This paper describes how force‐guided robot can be implemented in the automated assembly of mobile phone. A case study was carried out to investigate the assembly operations and strategies involved. Force‐guided robot was developed and implemented in the real environment. Proportional‐based external force control with hybrid framework was developed and implemented to perform the compliant motion. In order to perform assembly operations, three basic force‐guided robotic skills are identified. These are stopping, alignment and sliding skills, where the motions are guided by the force feedback. The force‐guided robotic skills are combined and reprogrammed with fine motion planning to perform notch‐locked assembly. The system is optimized for high assembly speed while considering the constraints and limitations involved.
Researchers in the past have used Fourier transformation method to determine the in‐plane displacement components from moiré fringes generated by a pair of overlapping…
Researchers in the past have used Fourier transformation method to determine the in‐plane displacement components from moiré fringes generated by a pair of overlapping circular gratings. In this approach it is necessary to assume that the transmittance is sinusoidal. The purpose of this paper is to propose a graphical method for determining the 2D displacement components from the moiré patterns more easily instead of the complex Fourier transformation method.
The moiré patterns were spatially transformed from Cartesian‐to‐polar coordinate system. The morphological grayscale dilation operation was used to eliminate the residual gratings in the transformed pattern while preserving the moiré fringes. The center line of the moiré fringe was fitted with a sine curve and the in‐plane displacement values were determined directly from the peak‐to‐valley height and the position of the peak in the fitted curve.
Experimental results showed that the proposed moiré pattern analysis method is able to give in‐plane displacement accuracies of 0.002 mm in the x‐direction and 0.01 in the y‐direction without the need for complex computation.
Resolution of the proposed method is limited only by the resolution of the imaging system.
The proposed graphical method for determining 2D displacement components from the moiré patterns can be applied to low‐frequency circular gratings whose transmittance is not sinusoidal.
The graphical analysis method is novel and allows the displacements components to be determined more easily.
This paper describes the development of a force‐guided robot that uses the information of contact force to overcome component misalignment in the automated assembly of a…
This paper describes the development of a force‐guided robot that uses the information of contact force to overcome component misalignment in the automated assembly of a mobile phone. Several possibilities of misalignment in the assembly of the back chassis and front housing of the mobile phone are studied. An assembly approach using force‐guided motion is implemented to perform the assembly task. The assembly operation was carried out in the presence of translational and rotational misalignment of the mating components. Experimental results show that the proposed assembly approach successfully performs the assembly task.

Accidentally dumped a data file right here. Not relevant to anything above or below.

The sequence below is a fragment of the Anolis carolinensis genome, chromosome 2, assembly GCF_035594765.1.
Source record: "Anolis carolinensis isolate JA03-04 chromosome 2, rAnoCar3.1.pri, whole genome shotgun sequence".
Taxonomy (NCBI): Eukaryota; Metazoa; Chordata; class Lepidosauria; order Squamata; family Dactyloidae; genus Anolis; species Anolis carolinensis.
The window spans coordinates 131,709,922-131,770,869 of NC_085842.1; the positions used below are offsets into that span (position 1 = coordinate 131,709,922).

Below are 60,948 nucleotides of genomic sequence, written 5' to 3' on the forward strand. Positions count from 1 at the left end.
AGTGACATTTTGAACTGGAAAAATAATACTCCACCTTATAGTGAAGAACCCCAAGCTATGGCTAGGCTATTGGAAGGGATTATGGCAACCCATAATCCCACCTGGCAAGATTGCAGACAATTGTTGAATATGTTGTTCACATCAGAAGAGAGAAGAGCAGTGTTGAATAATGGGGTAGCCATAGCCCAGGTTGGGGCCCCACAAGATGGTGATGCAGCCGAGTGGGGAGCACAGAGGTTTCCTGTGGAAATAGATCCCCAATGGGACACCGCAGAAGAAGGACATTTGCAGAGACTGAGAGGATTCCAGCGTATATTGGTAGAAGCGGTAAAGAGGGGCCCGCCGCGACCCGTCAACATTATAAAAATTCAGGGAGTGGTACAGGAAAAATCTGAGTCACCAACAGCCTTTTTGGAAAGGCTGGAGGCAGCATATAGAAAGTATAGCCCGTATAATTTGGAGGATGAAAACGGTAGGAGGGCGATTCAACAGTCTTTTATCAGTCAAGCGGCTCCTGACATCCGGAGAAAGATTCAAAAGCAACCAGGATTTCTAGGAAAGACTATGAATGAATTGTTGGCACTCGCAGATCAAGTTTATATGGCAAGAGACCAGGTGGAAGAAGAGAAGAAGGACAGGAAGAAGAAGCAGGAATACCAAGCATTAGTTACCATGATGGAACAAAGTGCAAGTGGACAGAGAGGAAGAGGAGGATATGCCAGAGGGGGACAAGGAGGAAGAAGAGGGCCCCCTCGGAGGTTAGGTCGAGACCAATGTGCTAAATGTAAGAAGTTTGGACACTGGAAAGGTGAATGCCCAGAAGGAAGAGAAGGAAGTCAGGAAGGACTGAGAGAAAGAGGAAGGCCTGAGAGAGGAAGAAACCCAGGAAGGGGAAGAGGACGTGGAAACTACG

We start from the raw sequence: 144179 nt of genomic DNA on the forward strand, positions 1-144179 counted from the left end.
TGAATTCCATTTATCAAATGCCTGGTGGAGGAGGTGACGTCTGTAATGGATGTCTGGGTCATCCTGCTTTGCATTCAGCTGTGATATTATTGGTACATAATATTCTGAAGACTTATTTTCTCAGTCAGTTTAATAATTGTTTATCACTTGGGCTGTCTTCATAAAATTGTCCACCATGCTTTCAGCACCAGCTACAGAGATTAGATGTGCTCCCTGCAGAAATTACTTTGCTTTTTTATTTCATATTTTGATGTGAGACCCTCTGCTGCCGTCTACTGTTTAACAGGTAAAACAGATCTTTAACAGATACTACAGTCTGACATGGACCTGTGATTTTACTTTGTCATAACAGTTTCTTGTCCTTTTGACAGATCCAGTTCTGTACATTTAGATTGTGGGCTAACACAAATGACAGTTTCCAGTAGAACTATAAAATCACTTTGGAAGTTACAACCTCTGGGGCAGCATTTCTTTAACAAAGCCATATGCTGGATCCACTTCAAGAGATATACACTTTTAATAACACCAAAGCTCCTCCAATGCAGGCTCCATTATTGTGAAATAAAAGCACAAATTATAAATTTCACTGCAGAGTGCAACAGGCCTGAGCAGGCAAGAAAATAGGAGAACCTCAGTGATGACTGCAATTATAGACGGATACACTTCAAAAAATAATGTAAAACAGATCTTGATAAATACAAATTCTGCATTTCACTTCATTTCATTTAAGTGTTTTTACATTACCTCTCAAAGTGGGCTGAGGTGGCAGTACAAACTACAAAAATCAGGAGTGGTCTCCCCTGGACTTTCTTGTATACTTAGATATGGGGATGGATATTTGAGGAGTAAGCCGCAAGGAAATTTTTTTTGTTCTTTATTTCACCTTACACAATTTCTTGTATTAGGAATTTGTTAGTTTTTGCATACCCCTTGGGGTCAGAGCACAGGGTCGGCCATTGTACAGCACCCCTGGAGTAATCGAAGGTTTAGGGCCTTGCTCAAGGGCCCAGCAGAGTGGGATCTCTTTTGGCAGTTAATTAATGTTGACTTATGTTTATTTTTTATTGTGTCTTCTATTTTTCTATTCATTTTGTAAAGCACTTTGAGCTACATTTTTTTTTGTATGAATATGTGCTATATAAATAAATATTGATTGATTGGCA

Considers the area of repatriation/reassignment of employees after international assignments and the effect that it may have on the successful internationalization of…
Considers the area of repatriation/reassignment of employees after international assignments and the effect that it may have on the successful internationalization of organizations. By specifically highlighting experiences in this area, suggests that organizations may need to develop their international human resources policies further if they are to maximize workforce investment in globalization. Draws on recent research conducted (via survey and interview) with over 40 companies, together with other relevant research and the personal and professional experiences of the writers. Specifically focuses on the main organizational issues raised and, in particular, effects of disregarding repatriation, effects on strategic and organizational development, lessons to be learned for globalization and the need for a fully integrated HR approach.
The labor regulatory framework in India provides a conducive environment for social dialogue and collective participation in the organizational decision-making process…
The labor regulatory framework in India provides a conducive environment for social dialogue and collective participation in the organizational decision-making process (Venkata Ratnam, 2009). Using data from a survey of workplace union representatives in the federal state of Maharashtra, India, this paper examines union experiences of social dialogue and collective participation in public services, private manufacturing, and private services sector. Findings indicate that collective worker participation and voice is at best modest in the public services but weak in the private manufacturing and private services. There is evidence of growing employer hostility to unions and employer refusal to engage in a meaningful social dialogue with unions. These findings are discussed within the political economy framework of employment relations in India examining the role of the state and judiciary in employment relations and, the links between political parties and trade unions in India.